Digital Earth: GIS offers efficiency gains for operators through rich location intelligence

GIS offers efficiency gains for operators through rich location intelligence

Oil and gas is the only sector that incorporates geographical data at every stage of the process, from opportunity analysis and exploration to appraisal and production, all the way to distribution. Geographic information systems (GIS) allow for advanced mapping and spatial analytics, which enhance operational efficiency through rich location intelligence. Therefore, gas distributors across the country are deploying GIS to enhance their competence and serve consumers better. Oil and gas operators use GIS to record, evaluate and store information about potential drilling sites. GIS also helps in layering data for effective pipeline mapping, managing field teams remotely, conducting analysis of exploratory wells and receiving real-time updates regarding site and pipeline status.

GIS technology

GIS technology has become a critical aspect of city gas distribution (CGD) business processes, ranging from network planning, engineering, and operations and maintenance to the complete management of network assets. It is used to obtain information regarding the area of a pipeline network, the depth at which the pipe is buried, pipe diameter, gas pressure, leaks, and maintenance, among others, through surveys and mapping. GIS brings additional value to the CGD business when it is integrated with other business applications.

Integrating GIS with mainstream CGD operations leads to improved analysis, visualisation, network planning and informed decision-making. GIS mapping enables CGD companies to use, make and share maps and map-based solutions based on their entire pipeline network from any device, at any given location and time. It enables employees and contractors to leverage maps and map-based solutions to individually or collaboratively perform all geographically oriented tasks and workflows on their network. Deploying GIS in field operations through data on location helps in improving coordination and operational efficiency in field workforce activities and reduces the reliance on paper.

Mahanagar Gas Limited (MGL) began using GIS in 2002 with the GE Smallworld 3.2.1 system, aiming to develop a more robust pipeline network. Since its initial adoption, MGL’s entire pipeline network and all its critical equipment installations have been mapped via GIS software. As part of its GIS solutions, the company provides facilities such as gas outage analyses, generic raster imports, customer import modules and AutoCAD imports. Gujarat Gas Limited (GGL) has also adopted GIS to access network information in real time. The GIS solution helped GGL streamline its field operations and expedite decision-making. GIS enabled GGL to undertake network planning, compliance and maintenance of its natural gas pipeline network as well as improve its gas transmission and distribution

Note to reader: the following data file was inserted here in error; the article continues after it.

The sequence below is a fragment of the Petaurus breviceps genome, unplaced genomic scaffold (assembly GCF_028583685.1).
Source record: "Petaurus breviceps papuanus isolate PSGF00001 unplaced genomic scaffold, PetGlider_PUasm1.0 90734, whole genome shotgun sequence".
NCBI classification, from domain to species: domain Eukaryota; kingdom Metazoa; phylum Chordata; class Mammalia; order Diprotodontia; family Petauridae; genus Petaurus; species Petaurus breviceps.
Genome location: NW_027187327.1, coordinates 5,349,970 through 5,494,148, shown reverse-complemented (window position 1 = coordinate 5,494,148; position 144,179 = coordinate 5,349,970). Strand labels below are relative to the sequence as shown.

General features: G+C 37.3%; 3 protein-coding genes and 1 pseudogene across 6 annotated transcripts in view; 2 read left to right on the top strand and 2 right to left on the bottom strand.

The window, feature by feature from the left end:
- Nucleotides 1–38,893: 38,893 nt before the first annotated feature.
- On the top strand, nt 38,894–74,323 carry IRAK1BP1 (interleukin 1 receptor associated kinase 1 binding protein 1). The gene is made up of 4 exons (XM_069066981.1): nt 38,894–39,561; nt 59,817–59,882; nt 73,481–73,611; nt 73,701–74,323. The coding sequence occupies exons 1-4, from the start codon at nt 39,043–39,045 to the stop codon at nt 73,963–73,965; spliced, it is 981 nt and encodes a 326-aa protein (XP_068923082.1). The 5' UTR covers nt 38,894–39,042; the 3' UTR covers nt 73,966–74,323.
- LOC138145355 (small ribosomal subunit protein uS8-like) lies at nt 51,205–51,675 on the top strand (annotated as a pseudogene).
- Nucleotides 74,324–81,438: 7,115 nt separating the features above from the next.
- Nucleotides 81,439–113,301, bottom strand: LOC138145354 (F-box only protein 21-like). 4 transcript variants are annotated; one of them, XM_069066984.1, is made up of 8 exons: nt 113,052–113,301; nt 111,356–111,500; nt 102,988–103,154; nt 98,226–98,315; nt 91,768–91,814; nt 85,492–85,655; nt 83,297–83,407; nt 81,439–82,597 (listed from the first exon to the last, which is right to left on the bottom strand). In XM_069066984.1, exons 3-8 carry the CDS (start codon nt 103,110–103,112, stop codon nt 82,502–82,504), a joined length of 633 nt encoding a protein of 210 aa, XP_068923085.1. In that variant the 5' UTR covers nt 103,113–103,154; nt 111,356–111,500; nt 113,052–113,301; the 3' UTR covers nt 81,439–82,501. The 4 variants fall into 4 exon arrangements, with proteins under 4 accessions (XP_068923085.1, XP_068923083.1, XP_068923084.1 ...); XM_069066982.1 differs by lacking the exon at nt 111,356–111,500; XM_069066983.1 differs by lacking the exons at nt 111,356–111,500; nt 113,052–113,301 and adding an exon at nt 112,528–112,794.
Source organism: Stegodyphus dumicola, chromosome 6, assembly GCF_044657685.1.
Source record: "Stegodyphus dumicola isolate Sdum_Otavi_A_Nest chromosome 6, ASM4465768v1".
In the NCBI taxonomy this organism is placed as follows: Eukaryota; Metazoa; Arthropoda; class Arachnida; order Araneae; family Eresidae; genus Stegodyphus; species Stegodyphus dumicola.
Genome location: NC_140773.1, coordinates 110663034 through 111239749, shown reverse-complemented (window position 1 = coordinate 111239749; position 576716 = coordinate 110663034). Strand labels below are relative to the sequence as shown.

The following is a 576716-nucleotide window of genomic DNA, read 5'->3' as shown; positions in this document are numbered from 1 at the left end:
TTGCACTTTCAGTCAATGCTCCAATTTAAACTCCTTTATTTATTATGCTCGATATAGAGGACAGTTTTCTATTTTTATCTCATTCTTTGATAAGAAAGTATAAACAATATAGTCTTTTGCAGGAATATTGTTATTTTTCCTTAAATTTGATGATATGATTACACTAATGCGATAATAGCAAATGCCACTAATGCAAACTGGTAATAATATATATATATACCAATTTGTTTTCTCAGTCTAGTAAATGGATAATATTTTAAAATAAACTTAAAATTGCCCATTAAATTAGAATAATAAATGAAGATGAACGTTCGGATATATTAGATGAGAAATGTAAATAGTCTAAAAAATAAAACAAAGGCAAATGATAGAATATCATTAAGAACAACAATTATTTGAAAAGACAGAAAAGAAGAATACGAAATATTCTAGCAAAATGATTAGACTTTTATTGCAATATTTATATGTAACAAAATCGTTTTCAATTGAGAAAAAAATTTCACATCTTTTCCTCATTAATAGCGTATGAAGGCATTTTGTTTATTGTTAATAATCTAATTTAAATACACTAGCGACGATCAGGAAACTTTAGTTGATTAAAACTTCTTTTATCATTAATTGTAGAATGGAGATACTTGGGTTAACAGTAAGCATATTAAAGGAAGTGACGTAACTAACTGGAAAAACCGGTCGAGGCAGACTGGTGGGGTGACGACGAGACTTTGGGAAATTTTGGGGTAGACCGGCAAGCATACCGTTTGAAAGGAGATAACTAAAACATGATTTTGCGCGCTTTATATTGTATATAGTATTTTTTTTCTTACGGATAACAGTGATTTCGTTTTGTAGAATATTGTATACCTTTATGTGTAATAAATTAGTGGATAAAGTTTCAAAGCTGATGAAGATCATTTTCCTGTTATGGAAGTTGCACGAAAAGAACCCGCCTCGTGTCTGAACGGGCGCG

One of the challenges faced by CGD companies is accessing the location and data of field assets. Pipelines are enlarged, new networks are commissioned, control devices and fittings are installed, existing networks are diverted, and non-working devices are discarded from time to time. It takes a long time to gather this information and feed it into a GIS. To this end, mobile GIS is playing an integral role in visualisation and data acquisition through handheld devices (phones/tablets). Mobile GIS can make it easy to capture data regarding networks and assets from the field, allowing real-time monitoring and data analysis.


The country’s CGD network has been developing rapidly. Because of the complexities involved in the pipeline network, keeping constant track of it is extremely critical. Supervisory control and data acquisition (SCADA) is one of the key operational monitoring technologies that has been deployed to this end. This system gathers operating data from remote field locations, comprising the flow rate through pipelines, operational status, and pressure and temperature readings. The data is communicated through linked control centres (for display and reporting). These centralised stations assimilate and manage the data provided by SCADA and the compressor stations, and use it to assess the status of the entire pipeline network at any point in time. They also allow the utilities to monitor and control the natural gas flow through pipelines. The deployment of SCADA helps in eliminating issues related to data collection, tracking and control, predictive maintenance via analytics, and timely leakage detection, making it crucial for CGD players’ operations.